The endpoint security space is largely dominated by a handful of major players, and two of the biggest are teaming up in a deal that will send ripple effects across the freeware, desktop and mobile antivirus software, and business security suite industries. Avast Software will acquire AVG Technologies for $1.3 billion in a deal that re-shuffles the security software deck.
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The deal, according to Avast, will give the combined company a network of more than 400 million endpoints, 160 million of which are mobile. In the company's press release, Avast said the deal will expand the provider's reach in Internet security and help it expand into emerging markets including Internet of Things (IoT) security.
"There are two security companies that often get confused: Avast and AVG," Avast CEO Vincent Steckler said in a blog post about the deal. If the transaction goes through, Steckler said, "AVG will become part of Avast and we will jointly work on a great future together. We expect this to take a few months."
The deal gives Avast a substantial combined portfolio of security products. The Avast lineup includes, among other products, Avast Software Premium Business Security, Avast Internet Security 2016, Avast Pro Antivirus 2016, and Avast Free Antivirus 2016.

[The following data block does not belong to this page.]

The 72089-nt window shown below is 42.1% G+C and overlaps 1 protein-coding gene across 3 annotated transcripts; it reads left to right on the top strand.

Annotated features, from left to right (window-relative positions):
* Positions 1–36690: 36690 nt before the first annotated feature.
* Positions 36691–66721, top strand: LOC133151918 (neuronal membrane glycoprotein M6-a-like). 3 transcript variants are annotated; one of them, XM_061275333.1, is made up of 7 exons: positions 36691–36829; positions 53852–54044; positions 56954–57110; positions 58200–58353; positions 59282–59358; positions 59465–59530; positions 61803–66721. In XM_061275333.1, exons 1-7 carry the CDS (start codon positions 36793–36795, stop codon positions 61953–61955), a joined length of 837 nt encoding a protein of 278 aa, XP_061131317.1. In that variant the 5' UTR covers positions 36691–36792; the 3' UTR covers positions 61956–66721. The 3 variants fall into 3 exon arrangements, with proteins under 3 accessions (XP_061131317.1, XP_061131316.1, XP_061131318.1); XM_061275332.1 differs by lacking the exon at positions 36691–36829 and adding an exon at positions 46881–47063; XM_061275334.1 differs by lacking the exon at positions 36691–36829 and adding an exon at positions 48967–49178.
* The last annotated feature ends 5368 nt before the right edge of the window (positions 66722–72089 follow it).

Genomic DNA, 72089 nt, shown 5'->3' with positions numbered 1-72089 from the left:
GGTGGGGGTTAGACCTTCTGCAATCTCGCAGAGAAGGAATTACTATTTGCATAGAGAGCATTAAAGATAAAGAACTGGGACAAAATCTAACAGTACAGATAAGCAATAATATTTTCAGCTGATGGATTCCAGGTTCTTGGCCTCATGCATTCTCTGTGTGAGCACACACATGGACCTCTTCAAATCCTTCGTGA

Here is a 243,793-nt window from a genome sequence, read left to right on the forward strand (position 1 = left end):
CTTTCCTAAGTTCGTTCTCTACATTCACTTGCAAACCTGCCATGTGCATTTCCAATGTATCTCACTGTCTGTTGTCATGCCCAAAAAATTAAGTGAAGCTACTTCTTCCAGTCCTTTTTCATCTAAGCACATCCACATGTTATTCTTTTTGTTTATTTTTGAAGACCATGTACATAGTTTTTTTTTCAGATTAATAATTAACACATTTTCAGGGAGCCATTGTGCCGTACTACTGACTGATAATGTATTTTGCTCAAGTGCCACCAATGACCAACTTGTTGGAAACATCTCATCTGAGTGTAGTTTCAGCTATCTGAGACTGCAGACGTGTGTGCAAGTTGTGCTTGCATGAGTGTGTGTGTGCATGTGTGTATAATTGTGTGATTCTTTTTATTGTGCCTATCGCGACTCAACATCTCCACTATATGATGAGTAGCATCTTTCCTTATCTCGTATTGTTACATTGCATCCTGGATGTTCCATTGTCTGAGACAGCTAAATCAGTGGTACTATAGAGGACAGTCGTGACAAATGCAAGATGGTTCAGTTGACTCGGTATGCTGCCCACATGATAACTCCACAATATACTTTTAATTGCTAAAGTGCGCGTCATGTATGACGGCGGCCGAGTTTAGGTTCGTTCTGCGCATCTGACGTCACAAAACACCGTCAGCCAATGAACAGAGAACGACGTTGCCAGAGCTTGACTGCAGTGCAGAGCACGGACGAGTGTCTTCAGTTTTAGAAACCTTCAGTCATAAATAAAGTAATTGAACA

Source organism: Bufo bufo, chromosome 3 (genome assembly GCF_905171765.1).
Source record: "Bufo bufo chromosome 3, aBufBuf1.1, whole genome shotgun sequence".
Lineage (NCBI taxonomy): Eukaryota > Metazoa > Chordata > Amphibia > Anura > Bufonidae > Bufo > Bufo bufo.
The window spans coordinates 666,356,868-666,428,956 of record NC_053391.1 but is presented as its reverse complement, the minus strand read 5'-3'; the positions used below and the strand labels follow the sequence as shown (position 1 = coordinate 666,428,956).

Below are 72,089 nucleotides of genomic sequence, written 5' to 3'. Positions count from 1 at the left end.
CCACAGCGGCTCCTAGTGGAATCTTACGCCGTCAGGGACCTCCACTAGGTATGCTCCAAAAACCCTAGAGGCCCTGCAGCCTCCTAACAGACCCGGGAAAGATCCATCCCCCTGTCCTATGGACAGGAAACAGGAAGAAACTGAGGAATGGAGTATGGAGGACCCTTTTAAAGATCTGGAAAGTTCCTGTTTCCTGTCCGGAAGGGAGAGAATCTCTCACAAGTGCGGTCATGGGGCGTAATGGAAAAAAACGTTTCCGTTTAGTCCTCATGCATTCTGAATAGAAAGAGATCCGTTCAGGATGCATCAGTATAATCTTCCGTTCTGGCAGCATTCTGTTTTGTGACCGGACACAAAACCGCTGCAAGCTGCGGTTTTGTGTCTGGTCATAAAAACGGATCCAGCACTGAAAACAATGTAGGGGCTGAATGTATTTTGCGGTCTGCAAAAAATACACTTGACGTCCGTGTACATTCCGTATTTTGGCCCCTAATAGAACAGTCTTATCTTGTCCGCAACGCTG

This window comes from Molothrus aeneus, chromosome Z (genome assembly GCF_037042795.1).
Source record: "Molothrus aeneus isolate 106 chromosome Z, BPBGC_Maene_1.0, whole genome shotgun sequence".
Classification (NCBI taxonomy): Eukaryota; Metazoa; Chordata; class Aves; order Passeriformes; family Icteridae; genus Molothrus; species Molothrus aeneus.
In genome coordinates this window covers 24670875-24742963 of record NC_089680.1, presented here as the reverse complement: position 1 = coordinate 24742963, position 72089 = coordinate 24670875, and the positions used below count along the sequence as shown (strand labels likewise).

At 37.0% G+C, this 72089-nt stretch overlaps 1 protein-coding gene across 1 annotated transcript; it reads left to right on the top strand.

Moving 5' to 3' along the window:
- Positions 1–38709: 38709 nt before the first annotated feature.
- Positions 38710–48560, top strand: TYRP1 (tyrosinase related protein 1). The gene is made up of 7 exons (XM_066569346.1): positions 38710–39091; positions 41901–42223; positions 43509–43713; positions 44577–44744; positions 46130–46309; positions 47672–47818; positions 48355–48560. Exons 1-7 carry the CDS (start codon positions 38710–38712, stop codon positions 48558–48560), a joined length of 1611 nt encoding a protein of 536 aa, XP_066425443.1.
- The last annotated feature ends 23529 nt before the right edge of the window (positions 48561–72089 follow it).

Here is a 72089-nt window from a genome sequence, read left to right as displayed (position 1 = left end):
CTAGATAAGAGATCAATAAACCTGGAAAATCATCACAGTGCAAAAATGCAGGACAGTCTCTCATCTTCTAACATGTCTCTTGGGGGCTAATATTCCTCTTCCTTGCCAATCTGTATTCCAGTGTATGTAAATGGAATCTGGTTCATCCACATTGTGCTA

AVG CEO Gary Kovacs added in the release that the newly formed security giant's scale will help the company accelerate investments in growing markets while maintaining a focus on consumer and business security suites. AVG brings its own arsenal of products to the table, including AVG AntiVirus (2016), AVG Protection (2016), AVG CloudCare, and AVG Internet Security (2016), among others.
"As the definition of online security continues to shift from being device-centric, to being concerned with devices, data and people, we believe the combined company, with the strengthened value proposition, will emerge as a leader in this growing market," said Kovacs.
Avast will pay $25 per share in the all-cash deal, for which the company has received financing commitments from investment banking firms Credit Suisse, Jefferies, and UBS. AVG is a publicly traded company (Avast isn't), so AVG's board still needs to formally approve the deal. Avast also contributed $150 million in equity to fund the transaction, which upon approval is expected to close in September or October of 2016.
"We will have over 250 million PC/Mac users enabling us to gather even more threat data to improve the protection to our users. In mobile, our combined 160 million mobile users will be used to improve protection as well as to provide an important stepping stone into the Internet of Things," added Avast's Steckler. "Additionally, we will be gaining some exciting mobile technology designed to protect families online. In SMB, we will be better able to support our business users with a larger geographic footprint, better technical support, and the best technologies from our two companies."